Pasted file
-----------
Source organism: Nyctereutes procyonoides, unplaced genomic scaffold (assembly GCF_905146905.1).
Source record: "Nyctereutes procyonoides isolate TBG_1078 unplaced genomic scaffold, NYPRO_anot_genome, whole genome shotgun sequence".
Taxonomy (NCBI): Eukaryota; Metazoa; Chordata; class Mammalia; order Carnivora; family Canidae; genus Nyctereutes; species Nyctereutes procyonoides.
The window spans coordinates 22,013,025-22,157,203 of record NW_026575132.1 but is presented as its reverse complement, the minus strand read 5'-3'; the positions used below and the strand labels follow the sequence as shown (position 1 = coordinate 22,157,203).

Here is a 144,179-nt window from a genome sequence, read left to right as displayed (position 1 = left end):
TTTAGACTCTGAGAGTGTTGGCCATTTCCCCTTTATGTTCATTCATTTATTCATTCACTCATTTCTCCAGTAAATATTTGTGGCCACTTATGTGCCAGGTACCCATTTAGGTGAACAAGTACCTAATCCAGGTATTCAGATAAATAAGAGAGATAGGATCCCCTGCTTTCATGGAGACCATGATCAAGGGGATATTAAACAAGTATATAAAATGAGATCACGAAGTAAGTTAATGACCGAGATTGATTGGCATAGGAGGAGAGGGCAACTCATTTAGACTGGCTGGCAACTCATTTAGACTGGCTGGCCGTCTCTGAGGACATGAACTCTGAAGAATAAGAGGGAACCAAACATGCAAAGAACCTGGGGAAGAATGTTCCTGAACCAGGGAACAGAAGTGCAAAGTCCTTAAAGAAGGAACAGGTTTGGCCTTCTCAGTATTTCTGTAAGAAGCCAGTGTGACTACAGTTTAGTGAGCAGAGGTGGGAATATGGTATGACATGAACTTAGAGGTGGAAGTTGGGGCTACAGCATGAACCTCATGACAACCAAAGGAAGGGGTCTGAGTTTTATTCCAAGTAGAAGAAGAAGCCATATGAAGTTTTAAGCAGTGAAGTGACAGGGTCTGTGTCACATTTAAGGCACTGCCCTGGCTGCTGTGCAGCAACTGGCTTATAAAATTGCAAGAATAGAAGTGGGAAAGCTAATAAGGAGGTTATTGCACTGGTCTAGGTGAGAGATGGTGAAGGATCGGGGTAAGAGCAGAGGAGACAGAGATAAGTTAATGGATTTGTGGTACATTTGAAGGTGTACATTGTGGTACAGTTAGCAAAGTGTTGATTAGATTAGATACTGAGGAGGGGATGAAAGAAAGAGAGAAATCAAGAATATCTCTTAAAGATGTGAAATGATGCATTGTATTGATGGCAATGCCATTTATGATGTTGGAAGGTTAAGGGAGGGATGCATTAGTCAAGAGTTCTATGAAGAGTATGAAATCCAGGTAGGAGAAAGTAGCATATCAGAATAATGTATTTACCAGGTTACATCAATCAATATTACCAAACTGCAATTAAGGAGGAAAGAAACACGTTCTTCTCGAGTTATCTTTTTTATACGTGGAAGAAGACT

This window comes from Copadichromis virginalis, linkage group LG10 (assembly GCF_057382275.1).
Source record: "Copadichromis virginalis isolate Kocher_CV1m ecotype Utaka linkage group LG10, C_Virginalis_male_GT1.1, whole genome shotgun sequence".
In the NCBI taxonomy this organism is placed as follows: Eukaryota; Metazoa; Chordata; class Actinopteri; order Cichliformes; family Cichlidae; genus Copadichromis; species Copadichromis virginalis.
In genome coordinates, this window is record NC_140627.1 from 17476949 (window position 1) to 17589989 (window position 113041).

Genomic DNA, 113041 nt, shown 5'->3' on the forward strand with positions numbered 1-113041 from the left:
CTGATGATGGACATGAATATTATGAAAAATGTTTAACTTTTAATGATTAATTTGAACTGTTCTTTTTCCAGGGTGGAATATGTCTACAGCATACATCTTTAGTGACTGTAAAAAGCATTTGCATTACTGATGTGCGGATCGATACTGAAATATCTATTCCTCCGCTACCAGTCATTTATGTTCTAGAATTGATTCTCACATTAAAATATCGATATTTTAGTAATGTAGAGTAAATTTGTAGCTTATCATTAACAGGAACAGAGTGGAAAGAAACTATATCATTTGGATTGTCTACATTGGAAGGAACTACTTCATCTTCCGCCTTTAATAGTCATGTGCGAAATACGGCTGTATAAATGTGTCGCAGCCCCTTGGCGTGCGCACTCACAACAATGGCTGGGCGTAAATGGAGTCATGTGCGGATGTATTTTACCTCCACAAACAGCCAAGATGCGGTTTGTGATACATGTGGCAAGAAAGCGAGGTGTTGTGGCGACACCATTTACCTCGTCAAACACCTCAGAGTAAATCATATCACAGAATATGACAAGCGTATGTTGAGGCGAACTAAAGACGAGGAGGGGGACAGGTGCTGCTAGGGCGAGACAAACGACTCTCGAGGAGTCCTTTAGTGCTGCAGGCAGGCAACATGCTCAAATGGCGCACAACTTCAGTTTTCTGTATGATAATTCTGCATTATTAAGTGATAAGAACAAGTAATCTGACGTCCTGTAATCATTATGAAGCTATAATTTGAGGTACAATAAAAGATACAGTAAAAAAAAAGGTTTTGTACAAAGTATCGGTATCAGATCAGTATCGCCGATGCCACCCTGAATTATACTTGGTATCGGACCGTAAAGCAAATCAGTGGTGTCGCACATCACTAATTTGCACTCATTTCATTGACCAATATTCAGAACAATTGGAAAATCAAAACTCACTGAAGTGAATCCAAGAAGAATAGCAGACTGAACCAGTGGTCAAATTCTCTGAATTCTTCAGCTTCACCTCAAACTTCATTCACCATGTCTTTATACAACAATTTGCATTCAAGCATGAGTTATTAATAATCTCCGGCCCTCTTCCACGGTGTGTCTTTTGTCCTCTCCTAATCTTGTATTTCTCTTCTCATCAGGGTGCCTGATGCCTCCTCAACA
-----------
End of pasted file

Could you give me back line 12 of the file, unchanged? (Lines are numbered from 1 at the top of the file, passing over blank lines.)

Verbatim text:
CTGATGATGGACATGAATATTATGAAAAATGTTTAACTTTTAATGATTAATTTGAACTGTTCTTTTTCCAGGGTGGAATATGTCTACAGCATACATCTTTAGTGACTGTAAAAAGCATTTGCATTACTGATGTGCGGATCGATACTGAAATATCTATTCCTCCGCTACCAGTCATTTATGTTCTAGAATTGATTCTCACATTAAAATATCGATATTTTAGTAATGTAGAGTAAATTTGTAGCTTATCATTAACAGGAACAGAGTGGAAAGAAACTATATCATTTGGATTGTCTACATTGGAAGGAACTACTTCATCTTCCGCCTTTAATAGTCATGTGCGAAATACGGCTGTATAAATGTGTCGCAGCCCCTTGGCGTGCGCACTCACAACAATGGCTGGGCGTAAATGGAGTCATGTGCGGATGTATTTTACCTCCACAAACAGCCAAGATGCGGTTTGTGATACATGTGGCAAGAAAGCGAGGTGTTGTGGCGACACCATTTACCTCGTCAAACACCTCAGAGTAAATCATATCACAGAATATGACAAGCGTATGTTGAGGCGAACTAAAGACGAGGAGGGGGACAGGTGCTGCTAGGGCGAGACAAACGACTCTCGAGGAGTCCTTTAGTGCTGCAGGCAGGCAACATGCTCAAATGGCGCACAACTTCAGTTTTCTGTATGATAATTCTGCATTATTAAGTGATAAGAACAAGTAATCTGACGTCCTGTAATCATTATGAAGCTATAATTTGAGGTACAATAAAAGATACAGTAAAAAAAAAGGTTTTGTACAAAGTATCGGTATCAGATCAGTATCGCCGATGCCACCCTGAATTATACTTGGTATCGGACCGTAAAGCAAATCAGTGGTGTCGCACATCACTAATTTGCACTCATTTCATTGACCAATATTCAGAACAATTGGAAAATCAAAACTCACTGAAGTGAATCCAAGAAGAATAGCAGACTGAACCAGTGGTCAAATTCTCTGAATTCTTCAGCTTCACCTCAAACTTCATTCACCATGTCTTTATACAACAATTTGCATTCAAGCATGAGTTATTAATAATCTCCGGCCCTCTTCCACGGTGTGTCTTTTGTCCTCTCCTAATCTTGTATTTCTCTTCTCATCAGGGTGCCTGATGCCTCCTCAACA